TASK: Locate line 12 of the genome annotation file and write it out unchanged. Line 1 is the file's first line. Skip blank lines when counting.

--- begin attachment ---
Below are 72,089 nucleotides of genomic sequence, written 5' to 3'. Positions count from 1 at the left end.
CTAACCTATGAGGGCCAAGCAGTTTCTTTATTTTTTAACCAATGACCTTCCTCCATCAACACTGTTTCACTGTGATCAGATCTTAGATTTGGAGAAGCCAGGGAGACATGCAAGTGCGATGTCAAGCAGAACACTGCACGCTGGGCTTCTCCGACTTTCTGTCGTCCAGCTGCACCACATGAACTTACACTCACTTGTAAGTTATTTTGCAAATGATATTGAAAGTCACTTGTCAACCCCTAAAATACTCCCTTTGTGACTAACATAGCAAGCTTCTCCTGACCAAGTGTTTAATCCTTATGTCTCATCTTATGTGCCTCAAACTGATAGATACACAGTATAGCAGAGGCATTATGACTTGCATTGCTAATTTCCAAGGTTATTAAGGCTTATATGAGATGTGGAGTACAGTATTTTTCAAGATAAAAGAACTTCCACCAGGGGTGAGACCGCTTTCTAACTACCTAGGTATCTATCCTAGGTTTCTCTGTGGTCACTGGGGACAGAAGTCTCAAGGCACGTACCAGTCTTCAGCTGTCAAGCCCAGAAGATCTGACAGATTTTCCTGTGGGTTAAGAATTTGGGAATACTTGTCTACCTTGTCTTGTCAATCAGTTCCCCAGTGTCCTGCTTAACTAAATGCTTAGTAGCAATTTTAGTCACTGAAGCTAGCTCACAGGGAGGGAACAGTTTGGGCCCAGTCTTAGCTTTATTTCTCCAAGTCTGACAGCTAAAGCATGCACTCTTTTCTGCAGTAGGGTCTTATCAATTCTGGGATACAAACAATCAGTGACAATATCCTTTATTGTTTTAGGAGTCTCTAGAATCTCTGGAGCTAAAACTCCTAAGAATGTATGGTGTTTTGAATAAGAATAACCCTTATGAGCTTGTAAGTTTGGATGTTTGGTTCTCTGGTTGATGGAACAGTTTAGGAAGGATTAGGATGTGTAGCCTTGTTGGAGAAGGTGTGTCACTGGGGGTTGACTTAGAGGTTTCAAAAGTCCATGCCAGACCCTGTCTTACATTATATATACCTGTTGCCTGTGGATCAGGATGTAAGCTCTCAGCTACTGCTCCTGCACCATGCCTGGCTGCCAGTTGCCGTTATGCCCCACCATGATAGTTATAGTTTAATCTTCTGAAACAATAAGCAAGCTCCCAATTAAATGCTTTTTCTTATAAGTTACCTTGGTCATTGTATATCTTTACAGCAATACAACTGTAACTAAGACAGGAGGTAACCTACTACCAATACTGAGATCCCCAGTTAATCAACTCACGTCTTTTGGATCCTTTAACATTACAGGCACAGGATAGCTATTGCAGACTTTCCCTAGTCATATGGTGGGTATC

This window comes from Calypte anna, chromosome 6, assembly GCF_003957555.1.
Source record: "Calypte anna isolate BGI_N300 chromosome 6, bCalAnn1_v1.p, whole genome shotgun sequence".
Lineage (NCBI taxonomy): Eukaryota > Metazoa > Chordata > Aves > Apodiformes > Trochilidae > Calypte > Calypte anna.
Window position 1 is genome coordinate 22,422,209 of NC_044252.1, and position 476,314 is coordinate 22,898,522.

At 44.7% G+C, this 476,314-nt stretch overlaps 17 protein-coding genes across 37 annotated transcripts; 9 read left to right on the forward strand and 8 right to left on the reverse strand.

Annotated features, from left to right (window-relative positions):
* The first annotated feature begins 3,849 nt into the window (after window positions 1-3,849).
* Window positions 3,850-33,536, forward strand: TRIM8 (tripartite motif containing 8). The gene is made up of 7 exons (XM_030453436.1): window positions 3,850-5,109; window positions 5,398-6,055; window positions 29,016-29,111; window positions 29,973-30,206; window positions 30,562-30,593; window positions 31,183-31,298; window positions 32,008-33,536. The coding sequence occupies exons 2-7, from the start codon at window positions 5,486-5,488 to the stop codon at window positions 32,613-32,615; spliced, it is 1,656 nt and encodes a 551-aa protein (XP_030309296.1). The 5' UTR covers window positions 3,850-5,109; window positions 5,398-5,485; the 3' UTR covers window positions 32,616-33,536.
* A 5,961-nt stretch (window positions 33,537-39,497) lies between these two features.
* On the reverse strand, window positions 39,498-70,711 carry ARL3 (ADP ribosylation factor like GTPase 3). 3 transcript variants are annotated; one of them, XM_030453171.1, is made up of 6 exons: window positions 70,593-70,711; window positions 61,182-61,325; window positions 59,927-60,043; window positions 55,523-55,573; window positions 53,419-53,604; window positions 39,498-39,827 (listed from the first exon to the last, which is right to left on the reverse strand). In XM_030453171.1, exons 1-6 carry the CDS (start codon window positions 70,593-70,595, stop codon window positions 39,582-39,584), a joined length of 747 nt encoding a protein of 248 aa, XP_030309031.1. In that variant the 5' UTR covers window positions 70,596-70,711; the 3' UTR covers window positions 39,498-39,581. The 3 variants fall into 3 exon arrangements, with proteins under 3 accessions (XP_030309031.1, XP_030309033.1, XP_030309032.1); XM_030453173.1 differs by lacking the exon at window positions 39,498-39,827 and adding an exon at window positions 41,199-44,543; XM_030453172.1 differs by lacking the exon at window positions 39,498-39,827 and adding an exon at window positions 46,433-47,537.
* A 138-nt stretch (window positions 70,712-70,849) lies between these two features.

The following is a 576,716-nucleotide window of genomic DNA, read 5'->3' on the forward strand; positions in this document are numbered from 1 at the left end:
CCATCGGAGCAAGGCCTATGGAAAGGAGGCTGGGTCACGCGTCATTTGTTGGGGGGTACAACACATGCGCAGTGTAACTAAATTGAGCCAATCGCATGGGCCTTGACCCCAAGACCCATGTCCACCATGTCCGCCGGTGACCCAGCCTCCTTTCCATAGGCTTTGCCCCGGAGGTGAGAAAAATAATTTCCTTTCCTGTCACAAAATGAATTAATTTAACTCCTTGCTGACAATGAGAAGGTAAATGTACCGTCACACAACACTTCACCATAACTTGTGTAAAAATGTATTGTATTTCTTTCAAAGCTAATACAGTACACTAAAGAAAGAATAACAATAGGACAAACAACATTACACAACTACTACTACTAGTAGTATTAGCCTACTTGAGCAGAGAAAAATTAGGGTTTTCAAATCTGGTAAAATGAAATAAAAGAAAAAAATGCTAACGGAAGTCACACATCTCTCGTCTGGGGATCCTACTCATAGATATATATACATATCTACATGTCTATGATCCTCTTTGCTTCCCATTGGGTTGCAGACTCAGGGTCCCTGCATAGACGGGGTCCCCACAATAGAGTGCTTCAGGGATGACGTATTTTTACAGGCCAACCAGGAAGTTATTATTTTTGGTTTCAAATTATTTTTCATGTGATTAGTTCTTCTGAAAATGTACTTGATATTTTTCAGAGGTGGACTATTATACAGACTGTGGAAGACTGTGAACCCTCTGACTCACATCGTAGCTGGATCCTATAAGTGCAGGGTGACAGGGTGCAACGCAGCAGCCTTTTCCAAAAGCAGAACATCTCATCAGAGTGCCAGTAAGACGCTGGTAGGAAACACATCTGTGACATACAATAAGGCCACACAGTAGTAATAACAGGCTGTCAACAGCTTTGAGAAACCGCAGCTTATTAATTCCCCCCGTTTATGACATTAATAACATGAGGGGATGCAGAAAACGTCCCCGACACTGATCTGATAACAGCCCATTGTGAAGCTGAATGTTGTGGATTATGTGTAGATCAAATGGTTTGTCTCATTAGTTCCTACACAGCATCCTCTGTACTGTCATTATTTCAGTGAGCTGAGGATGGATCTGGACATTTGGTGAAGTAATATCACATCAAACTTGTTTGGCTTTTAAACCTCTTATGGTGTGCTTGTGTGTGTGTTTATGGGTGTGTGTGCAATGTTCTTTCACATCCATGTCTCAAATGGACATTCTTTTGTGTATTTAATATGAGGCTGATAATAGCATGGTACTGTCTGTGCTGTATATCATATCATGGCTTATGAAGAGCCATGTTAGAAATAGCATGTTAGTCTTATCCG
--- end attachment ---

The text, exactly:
* On the reverse strand, window positions 39,498-70,711 carry ARL3 (ADP ribosylation factor like GTPase 3). 3 transcript variants are annotated; one of them, XM_030453171.1, is made up of 6 exons: window positions 70,593-70,711; window positions 61,182-61,325; window positions 59,927-60,043; window positions 55,523-55,573; window positions 53,419-53,604; window positions 39,498-39,827 (listed from the first exon to the last, which is right to left on the reverse strand). In XM_030453171.1, exons 1-6 carry the CDS (start codon window positions 70,593-70,595, stop codon window positions 39,582-39,584), a joined length of 747 nt encoding a protein of 248 aa, XP_030309031.1. In that variant the 5' UTR covers window positions 70,596-70,711; the 3' UTR covers window positions 39,498-39,581. The 3 variants fall into 3 exon arrangements, with proteins under 3 accessions (XP_030309031.1, XP_030309033.1, XP_030309032.1); XM_030453173.1 differs by lacking the exon at window positions 39,498-39,827 and adding an exon at window positions 41,199-44,543; XM_030453172.1 differs by lacking the exon at window positions 39,498-39,827 and adding an exon at window positions 46,433-47,537.